The Austrian school system has extensive and differentiated guidance offers. The aim of guidance is, generally, to ensure smooth processes at school, to intervene in the event of conflict situations or problematic circumstances, to develop proposals for solutions together with those who are affected and to enable appropriate help and individual support for pupils in case of need. The following provide support:
Early childhood education
BESK (DaZ) KOMPAKT: BESK (DaZ) KOMPAKT is a binding instrument for recording language competence in the educational language German of children with German as their first language (BESK KOMPAKT) and of children with German as their second language (BESK (DaZ) KOMPAKT). On the basis of the results, a possible individual need for language support will be identified, which should initiate early language support for the children in order to ensure that they have a sufficient command of the educational language German when entering primary school.
- Career guidance classes and IBOBB teachers: In 1998 “career guidance” (Berufsorientierung, BO) became compulsory for all pupils in seventh and eighth grade at lower secondary level. In 2009 the term was extended to “information, advice and guidance for education and work” (Information, Beratung und Orientierung für Bildung und Beruf, IBOBB). IBOBB teachers support pupils to help them deal with their own career aspirations, provide information on school-based and company-based education and training pathways, indicate possibilities and occupational fields, create job profiles and connect the world of training with the world of work. (cf. “Career guidance”)
- Counselling teachers and tutors and psychagogues (Beratungs- und Betreuungslehrer/innen und Psychagog/innen, BBP): These provide pupils at all compulsory schools (with the exception of part-time vocational schools) with guidance and support in emotionally and socially challenging development stages. BBP develop individual support concepts for pupils and classes with learning and behavioural problems, also accompany teachers and parents in difficult social situations, cooperate in the design of development-promoting learning conditions, intervene in crisis and conflict situations and prevent violence.
- Students’ counsellors and educational counsellors: Students’ counsellors (at compulsory and general education schools) and educational counsellors (at VET schools) provide all pupils at secondary schools and their parents with information on education programmes, entry requirements and possible final qualifications.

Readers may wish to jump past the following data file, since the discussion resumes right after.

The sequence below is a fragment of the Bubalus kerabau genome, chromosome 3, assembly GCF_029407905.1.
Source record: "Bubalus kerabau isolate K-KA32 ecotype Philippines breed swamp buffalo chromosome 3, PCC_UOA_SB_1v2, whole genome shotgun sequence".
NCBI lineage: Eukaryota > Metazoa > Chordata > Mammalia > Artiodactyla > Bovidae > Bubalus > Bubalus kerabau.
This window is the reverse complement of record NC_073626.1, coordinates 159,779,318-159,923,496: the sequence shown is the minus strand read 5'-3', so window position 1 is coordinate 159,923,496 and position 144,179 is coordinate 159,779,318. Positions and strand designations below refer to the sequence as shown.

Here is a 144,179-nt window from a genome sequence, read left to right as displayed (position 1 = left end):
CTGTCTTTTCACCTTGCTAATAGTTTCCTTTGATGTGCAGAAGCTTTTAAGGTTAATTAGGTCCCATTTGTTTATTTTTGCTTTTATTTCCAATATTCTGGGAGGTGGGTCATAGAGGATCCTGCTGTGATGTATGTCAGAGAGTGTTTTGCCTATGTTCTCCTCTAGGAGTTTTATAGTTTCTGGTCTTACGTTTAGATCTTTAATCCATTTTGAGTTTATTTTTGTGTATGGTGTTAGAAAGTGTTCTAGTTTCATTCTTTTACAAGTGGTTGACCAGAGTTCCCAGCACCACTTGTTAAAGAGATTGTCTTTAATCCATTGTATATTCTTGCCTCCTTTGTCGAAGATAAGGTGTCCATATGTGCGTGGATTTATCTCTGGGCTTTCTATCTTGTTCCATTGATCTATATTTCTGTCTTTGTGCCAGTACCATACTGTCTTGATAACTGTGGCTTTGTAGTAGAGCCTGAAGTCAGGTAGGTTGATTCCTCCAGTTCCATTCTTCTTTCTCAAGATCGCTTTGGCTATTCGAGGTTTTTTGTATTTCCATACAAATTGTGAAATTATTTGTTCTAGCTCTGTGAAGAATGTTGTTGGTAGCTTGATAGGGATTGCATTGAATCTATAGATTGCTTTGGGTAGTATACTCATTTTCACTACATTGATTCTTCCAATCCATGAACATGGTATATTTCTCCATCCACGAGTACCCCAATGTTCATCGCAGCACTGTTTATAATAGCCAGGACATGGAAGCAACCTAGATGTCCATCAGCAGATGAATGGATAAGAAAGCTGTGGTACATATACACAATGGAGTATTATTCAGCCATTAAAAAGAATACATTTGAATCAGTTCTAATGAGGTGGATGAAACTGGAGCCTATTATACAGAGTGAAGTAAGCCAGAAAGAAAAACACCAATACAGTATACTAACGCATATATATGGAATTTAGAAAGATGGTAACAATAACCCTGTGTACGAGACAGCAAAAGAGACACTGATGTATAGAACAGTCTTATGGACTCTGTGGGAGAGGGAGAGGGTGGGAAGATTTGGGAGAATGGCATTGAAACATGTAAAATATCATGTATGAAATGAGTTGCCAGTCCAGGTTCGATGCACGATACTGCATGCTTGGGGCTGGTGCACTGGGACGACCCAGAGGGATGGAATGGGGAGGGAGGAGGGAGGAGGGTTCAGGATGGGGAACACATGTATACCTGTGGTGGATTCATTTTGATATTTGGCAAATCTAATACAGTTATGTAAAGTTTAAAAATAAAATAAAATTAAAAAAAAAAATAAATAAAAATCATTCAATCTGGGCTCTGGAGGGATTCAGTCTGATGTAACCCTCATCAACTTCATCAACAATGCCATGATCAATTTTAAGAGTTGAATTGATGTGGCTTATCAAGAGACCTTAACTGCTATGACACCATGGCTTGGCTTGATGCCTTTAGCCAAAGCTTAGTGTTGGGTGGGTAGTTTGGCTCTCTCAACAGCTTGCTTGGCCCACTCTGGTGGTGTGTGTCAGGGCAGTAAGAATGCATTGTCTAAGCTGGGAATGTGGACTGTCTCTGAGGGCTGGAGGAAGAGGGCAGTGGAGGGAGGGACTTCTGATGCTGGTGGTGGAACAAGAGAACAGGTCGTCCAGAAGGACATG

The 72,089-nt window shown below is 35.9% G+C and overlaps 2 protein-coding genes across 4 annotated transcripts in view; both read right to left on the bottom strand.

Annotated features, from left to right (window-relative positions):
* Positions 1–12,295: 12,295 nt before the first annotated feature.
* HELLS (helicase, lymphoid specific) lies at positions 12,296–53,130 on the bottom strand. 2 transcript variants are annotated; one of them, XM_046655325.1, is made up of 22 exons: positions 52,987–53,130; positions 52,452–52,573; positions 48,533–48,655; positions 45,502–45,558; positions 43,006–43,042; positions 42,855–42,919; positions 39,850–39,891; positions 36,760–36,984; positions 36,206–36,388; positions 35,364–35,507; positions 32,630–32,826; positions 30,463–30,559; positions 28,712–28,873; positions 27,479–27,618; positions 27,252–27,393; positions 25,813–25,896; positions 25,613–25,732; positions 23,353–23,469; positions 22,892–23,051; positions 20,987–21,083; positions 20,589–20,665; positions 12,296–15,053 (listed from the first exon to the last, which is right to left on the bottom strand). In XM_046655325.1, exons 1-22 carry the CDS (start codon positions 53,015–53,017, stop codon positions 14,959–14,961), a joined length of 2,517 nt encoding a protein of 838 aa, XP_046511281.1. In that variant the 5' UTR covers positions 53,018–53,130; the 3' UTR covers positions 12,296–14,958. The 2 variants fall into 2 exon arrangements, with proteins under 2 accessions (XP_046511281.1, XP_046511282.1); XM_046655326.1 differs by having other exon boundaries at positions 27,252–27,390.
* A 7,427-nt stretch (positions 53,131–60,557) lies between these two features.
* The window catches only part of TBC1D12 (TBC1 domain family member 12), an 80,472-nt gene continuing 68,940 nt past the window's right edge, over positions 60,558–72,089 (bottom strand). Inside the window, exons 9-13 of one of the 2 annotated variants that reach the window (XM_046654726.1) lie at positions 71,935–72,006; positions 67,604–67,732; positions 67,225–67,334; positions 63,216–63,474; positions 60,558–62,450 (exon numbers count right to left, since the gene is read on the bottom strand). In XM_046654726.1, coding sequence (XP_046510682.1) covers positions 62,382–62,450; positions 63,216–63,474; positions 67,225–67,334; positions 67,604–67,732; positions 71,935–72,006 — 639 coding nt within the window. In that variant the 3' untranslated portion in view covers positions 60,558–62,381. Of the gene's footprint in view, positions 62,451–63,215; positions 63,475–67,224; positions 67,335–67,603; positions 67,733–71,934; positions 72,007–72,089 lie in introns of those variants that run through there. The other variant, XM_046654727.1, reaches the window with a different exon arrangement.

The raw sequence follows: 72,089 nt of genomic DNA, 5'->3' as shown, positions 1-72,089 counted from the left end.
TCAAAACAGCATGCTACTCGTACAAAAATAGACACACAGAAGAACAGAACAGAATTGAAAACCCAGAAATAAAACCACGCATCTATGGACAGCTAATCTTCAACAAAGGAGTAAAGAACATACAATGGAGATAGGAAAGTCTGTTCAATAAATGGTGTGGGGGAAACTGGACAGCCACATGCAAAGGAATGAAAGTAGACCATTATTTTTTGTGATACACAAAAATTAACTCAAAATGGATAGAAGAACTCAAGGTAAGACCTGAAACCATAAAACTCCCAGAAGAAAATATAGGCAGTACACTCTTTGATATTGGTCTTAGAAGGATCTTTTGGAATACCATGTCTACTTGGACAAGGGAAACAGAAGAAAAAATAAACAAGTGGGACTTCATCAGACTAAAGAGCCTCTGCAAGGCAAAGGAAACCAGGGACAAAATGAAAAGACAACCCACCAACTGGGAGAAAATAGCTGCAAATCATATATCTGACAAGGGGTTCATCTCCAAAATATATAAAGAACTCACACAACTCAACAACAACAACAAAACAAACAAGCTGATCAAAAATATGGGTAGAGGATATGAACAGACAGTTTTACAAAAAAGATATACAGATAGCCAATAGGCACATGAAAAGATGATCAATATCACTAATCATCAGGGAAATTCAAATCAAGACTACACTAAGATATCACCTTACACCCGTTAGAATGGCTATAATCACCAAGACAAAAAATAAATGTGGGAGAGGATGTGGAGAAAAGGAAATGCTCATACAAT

- Learning facilitators at upper secondary level: Individual learning support (individuelle Lernbegleitung, ILB) is a support measure which became legally enshrined as part of the upper cycle. Pupils who, from the tenth grade on, receive an early warning can voluntarily make use of an ILB. Learning facilitators accompany pupils with learning deficits during an agreed period in order to support them, for example, so they can develop individual learning strategies, motivation to learn and personal responsibility for their learning process, develop self-confidence, assess and manage their learning/exam competence and use their powers of concentration or also improve their perseverance.
- Informal competence measurement (Informelle Kompetenzmessung, IKM): IKM informs teachers about the learning status of the whole class and provides an overview of the competences of the individual pupils. On this basis, support measures can be initiated. Furthermore, there is a “chance pass” (Chancen-Pass) from the beginning of the 7th grade. This helps pupils make the right choice of educational path. “Talent checks” are available for primary school pupils.
- Peer mediation: Peer mediation is carried out in schools by pupils who are trained to constructively resolve current conflicts among pupils. Peer mediation is based on the realisation that conflict settlement is often accepted better by the parties to the dispute if it is carried out by (older) fellow pupils than if adults intervene.
- Psychological counselling: Educational psychologists are contact partners for psychological questions and problems of pupils, parents, legal guardians and teachers (cf. below).